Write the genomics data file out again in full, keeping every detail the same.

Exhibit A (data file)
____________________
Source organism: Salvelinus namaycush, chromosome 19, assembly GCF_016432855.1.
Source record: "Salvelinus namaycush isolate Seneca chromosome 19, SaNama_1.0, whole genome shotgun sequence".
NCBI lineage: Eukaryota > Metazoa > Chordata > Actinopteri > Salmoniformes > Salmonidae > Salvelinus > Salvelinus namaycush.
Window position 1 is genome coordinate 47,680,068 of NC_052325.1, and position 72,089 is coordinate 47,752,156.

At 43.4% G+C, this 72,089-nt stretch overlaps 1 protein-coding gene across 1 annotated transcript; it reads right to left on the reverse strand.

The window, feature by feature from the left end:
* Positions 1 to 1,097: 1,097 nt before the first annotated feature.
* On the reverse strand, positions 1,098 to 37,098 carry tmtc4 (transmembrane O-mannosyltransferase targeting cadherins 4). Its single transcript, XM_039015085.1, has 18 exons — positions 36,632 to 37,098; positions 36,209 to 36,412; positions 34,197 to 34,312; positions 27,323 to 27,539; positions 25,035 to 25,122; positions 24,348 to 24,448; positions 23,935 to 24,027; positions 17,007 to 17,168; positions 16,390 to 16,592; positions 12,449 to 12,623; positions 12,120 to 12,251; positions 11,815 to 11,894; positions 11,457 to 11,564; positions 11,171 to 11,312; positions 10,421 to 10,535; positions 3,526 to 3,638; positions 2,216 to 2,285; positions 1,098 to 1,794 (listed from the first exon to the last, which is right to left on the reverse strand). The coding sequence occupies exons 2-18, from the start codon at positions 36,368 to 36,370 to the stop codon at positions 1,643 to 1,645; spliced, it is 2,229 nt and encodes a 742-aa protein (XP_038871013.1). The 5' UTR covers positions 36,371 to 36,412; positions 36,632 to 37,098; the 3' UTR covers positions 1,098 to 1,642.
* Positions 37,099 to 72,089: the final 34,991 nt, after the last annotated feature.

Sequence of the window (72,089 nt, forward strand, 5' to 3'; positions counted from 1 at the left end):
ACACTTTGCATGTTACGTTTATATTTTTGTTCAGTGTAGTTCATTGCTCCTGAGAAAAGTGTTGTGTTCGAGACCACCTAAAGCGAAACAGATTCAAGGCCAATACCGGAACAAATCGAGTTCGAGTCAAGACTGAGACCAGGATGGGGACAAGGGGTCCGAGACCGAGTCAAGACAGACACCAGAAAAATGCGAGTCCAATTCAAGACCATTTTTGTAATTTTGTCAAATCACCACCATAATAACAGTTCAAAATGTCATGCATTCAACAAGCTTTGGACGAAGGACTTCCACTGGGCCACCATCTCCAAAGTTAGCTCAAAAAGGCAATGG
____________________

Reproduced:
Source organism: Salvelinus namaycush, chromosome 19, assembly GCF_016432855.1.
Source record: "Salvelinus namaycush isolate Seneca chromosome 19, SaNama_1.0, whole genome shotgun sequence".
NCBI lineage: Eukaryota > Metazoa > Chordata > Actinopteri > Salmoniformes > Salmonidae > Salvelinus > Salvelinus namaycush.
Window position 1 is genome coordinate 47,680,068 of NC_052325.1, and position 72,089 is coordinate 47,752,156.

At 43.4% G+C, this 72,089-nt stretch overlaps 1 protein-coding gene across 1 annotated transcript; it reads right to left on the reverse strand.

The window, feature by feature from the left end:
* Positions 1 to 1,097: 1,097 nt before the first annotated feature.
* On the reverse strand, positions 1,098 to 37,098 carry tmtc4 (transmembrane O-mannosyltransferase targeting cadherins 4). Its single transcript, XM_039015085.1, has 18 exons — positions 36,632 to 37,098; positions 36,209 to 36,412; positions 34,197 to 34,312; positions 27,323 to 27,539; positions 25,035 to 25,122; positions 24,348 to 24,448; positions 23,935 to 24,027; positions 17,007 to 17,168; positions 16,390 to 16,592; positions 12,449 to 12,623; positions 12,120 to 12,251; positions 11,815 to 11,894; positions 11,457 to 11,564; positions 11,171 to 11,312; positions 10,421 to 10,535; positions 3,526 to 3,638; positions 2,216 to 2,285; positions 1,098 to 1,794 (listed from the first exon to the last, which is right to left on the reverse strand). The coding sequence occupies exons 2-18, from the start codon at positions 36,368 to 36,370 to the stop codon at positions 1,643 to 1,645; spliced, it is 2,229 nt and encodes a 742-aa protein (XP_038871013.1). The 5' UTR covers positions 36,371 to 36,412; positions 36,632 to 37,098; the 3' UTR covers positions 1,098 to 1,642.
* Positions 37,099 to 72,089: the final 34,991 nt, after the last annotated feature.

Sequence of the window (72,089 nt, forward strand, 5' to 3'; positions counted from 1 at the left end):
ACACTTTGCATGTTACGTTTATATTTTTGTTCAGTGTAGTTCATTGCTCCTGAGAAAAGTGTTGTGTTCGAGACCACCTAAAGCGAAACAGATTCAAGGCCAATACCGGAACAAATCGAGTTCGAGTCAAGACTGAGACCAGGATGGGGACAAGGGGTCCGAGACCGAGTCAAGACAGACACCAGAAAAATGCGAGTCCAATTCAAGACCATTTTTGTAATTTTGTCAAATCACCACCATAATAACAGTTCAAAATGTCATGCATTCAACAAGCTTTGGACGAAGGACTTCCACTGGGCCACCATCTCCAAAGTTAGCTCAAAAAGGCAATGG